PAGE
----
Another Republican voter, a disabled former construction worker who relies on Medicaid—one of over 500,000 people in West Virginia who do—it’s also about the “debt”: “They want all these things kept in that we just can’t afford to keep in.” He’d rather “suffer now” and do his little bit to reduce the national debt, so that future generations (or rather his) “can have it better”. He added, bizarrely, that “Just like we have to cut the music programs. I hate to see them cut, but they got to be.” When you have voters equating grade school music programs as having the same importance as healthcare, you know that there is something seriously wrong with the thinking of many people in this country.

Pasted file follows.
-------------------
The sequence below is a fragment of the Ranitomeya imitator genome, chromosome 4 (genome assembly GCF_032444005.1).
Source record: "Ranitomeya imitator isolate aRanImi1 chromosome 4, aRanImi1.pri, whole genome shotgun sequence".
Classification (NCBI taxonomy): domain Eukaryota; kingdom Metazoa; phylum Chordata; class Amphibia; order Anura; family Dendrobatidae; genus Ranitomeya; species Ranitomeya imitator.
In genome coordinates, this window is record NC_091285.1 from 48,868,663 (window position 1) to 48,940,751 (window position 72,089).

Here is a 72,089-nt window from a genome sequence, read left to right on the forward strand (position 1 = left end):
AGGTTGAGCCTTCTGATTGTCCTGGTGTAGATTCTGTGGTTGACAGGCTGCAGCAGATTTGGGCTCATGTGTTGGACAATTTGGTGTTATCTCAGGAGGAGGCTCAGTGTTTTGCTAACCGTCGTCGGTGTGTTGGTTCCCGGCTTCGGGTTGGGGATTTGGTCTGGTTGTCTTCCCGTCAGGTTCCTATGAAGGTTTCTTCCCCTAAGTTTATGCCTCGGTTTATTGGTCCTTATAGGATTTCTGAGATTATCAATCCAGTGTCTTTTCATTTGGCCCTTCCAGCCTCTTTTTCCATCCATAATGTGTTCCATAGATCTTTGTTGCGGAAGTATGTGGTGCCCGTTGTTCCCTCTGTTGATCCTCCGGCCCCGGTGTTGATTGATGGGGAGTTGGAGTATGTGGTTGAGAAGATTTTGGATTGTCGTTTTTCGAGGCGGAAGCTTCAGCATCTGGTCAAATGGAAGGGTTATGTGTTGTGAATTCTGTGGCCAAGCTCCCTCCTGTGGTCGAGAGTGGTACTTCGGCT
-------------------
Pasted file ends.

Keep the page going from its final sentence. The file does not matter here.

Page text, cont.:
Is reducing the national debt a legitimate excuse for denying healthcare to 22 million more people? According to the CBO, the House bill will reduce the deficit by a little over a $100 billion over ten years, while the Senate will save over a $300 billion. But those numbers could be subject to change, like the cost of needless military adventures. And is that “savings” really that much in the grand scheme of things? Forget that proposed tax cuts for the wealthy far outstrip those figures; consider this: Even with the Vietnam War and Great Society programs, under the LBJ administration the national debt grew from only $308 billion to $362 billion from 1963 to 1969. The debt only increased marginally during the administrations of Nixon, Ford and Carter.